There have been plenty of jokes – as well as valid concerns – about how much YouTube costs in lost productivity. Few will admit it, but most of us have spent far more time than expected getting sucked into video after video. The platform also shows no signs of slowing down.
According to new data from Pew Research, the majority of Americans say they use YouTube and Facebook, and the two platforms dominate the online landscape. Some 81 percent of Americans use YouTube compared to 69 percent who use Facebook.
More importantly, over the course of the last year and during the novel coronavirus pandemic, only YouTube and Reddit saw significant growth. In the survey conducted by Pew Research, which was the first of its kind since 2019, YouTube has remained the most commonly used online platform and it saw an increase from 73 percent of Americans who last reported using the video sharing service.
At the same time, Facebook’s growth has reportedly leveled off over the past five years, even as it remains among the most widely used social networks among adults in the United States. According to the recent findings, 68% of American adults now use Facebook, equaling the same percentage as two years ago. Notably, Instagram, Pinterest, LinkedIn, Snapchat, Twitter and WhatsApp have been statistically unchanged since the 2019 survey.
Heavy Traffic And App Spending
As of last May, YouTube also accounted for 15 percent of all traffic on consumer broadband networks worldwide, according to a report from Sandvine. That exceeded the 11 percent of Internet traffic from over-the-top video streaming service Netflix.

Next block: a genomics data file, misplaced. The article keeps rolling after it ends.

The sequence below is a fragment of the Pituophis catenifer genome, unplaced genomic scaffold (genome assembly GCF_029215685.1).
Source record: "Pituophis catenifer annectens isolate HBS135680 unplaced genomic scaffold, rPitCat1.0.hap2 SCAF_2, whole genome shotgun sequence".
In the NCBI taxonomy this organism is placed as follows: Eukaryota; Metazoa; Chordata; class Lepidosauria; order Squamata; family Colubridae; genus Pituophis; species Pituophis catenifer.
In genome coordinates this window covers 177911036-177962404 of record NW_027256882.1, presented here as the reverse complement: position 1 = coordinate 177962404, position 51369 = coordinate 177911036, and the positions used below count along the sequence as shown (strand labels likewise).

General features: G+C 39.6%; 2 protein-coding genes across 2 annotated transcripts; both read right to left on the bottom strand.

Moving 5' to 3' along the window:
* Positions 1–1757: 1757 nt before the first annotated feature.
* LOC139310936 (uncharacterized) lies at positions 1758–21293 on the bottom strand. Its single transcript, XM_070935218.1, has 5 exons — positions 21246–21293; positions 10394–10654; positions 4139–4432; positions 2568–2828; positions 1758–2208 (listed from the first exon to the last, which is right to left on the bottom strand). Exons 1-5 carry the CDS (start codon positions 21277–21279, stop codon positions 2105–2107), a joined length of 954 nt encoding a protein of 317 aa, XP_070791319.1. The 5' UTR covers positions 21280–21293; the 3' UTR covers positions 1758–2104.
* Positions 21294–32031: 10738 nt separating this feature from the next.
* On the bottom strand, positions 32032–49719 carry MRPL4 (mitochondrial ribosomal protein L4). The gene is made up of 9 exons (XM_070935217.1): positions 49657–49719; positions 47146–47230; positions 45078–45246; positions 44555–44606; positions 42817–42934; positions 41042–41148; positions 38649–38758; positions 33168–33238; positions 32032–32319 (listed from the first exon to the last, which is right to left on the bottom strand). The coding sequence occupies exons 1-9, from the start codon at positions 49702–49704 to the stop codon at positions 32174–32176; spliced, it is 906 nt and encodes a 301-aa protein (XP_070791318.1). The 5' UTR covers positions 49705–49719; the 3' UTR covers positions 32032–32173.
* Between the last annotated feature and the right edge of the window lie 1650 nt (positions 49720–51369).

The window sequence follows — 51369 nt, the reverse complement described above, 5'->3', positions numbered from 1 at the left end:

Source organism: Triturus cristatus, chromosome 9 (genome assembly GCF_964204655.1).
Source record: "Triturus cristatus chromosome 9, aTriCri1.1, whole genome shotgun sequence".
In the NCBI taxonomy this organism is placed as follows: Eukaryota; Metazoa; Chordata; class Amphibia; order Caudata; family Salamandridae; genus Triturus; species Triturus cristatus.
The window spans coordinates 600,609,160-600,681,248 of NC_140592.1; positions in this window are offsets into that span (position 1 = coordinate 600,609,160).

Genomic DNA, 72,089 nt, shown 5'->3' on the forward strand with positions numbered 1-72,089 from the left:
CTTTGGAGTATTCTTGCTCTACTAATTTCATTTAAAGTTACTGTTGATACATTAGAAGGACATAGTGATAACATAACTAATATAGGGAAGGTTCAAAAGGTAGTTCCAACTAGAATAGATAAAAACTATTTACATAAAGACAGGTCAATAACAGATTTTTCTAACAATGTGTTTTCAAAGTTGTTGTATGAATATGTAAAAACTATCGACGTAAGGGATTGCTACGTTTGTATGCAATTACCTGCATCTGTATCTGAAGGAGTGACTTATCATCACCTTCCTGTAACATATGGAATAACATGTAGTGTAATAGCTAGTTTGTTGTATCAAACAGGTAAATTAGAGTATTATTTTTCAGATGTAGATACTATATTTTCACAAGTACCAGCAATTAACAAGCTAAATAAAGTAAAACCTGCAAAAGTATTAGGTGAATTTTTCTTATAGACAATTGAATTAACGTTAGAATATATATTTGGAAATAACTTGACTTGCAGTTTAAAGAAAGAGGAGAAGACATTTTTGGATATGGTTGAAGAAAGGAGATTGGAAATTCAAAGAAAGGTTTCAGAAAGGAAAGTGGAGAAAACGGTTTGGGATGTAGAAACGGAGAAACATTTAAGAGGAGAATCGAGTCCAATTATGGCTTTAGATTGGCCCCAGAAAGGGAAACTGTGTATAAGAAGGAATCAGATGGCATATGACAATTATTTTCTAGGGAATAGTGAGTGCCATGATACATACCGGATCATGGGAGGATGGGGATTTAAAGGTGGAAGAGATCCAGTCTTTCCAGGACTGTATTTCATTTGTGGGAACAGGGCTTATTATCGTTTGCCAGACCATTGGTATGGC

In May 2019, more than two billion people worldwide used YouTube and that number has continued to steadily rise in the nearly two years since. New data from App Annie also revealed that YouTube had become the number one app in terms of consumer spending in the first quarter of this year.
In-app purchases on YouTube included: YouTube Premium, a monthly subscription that removes ads on all videos; Channel Membership, which is a monthly subscription to a specific channel and provides various perks; Super Chat, where viewers can pay to take part in chat messages with a creator’s live stream; and Super Sticker, where viewers can pay to send “stickers” in a chat during those live streams.
Understanding YouTube’s Growth
A number of aspects could account for YouTube’s continued growth including the fact that many people turned to the content that was directly related to the Covid-19 pandemic.
“YouTube’s continuing growth is due to a combination of factors, including ease of use and access and the volume/variety of content,” said technology industry analyst Charles King of Pund-IT.
“You could say that it’s the antithesis of Bruce Springsteen’s eloquent dig at cable TV, ’57 channels and nothing on,'” King noted.
“It’s the network effect,” added Roger Entner, principal analyst at Recon Analytics. “It’s like the gravity around a black hole – the bigger the black hole the stronger the attraction. The more people on a service the faster it grows. I think what also helped YouTube to grow faster is that it branched out into different areas like YouTube Music and YouTube TV as well as the relatively lax oversight of what kind of content people upload.”
Another important consideration is that Google-owned YouTube is actually quite proactive in monitoring content even as so much is created and added daily.
“While YouTube often struggles to keep up with and shutter dangerous or deceptive content, the company has seldom been tarred for willfully ignoring bogus content that impacts the bottom line as have Facebook and some other social sites,” suggested King. “In short, YouTube is improving its service while mostly avoiding dumb or costly mistakes. In social media terms, that’s a recipe for continuing growth and success.”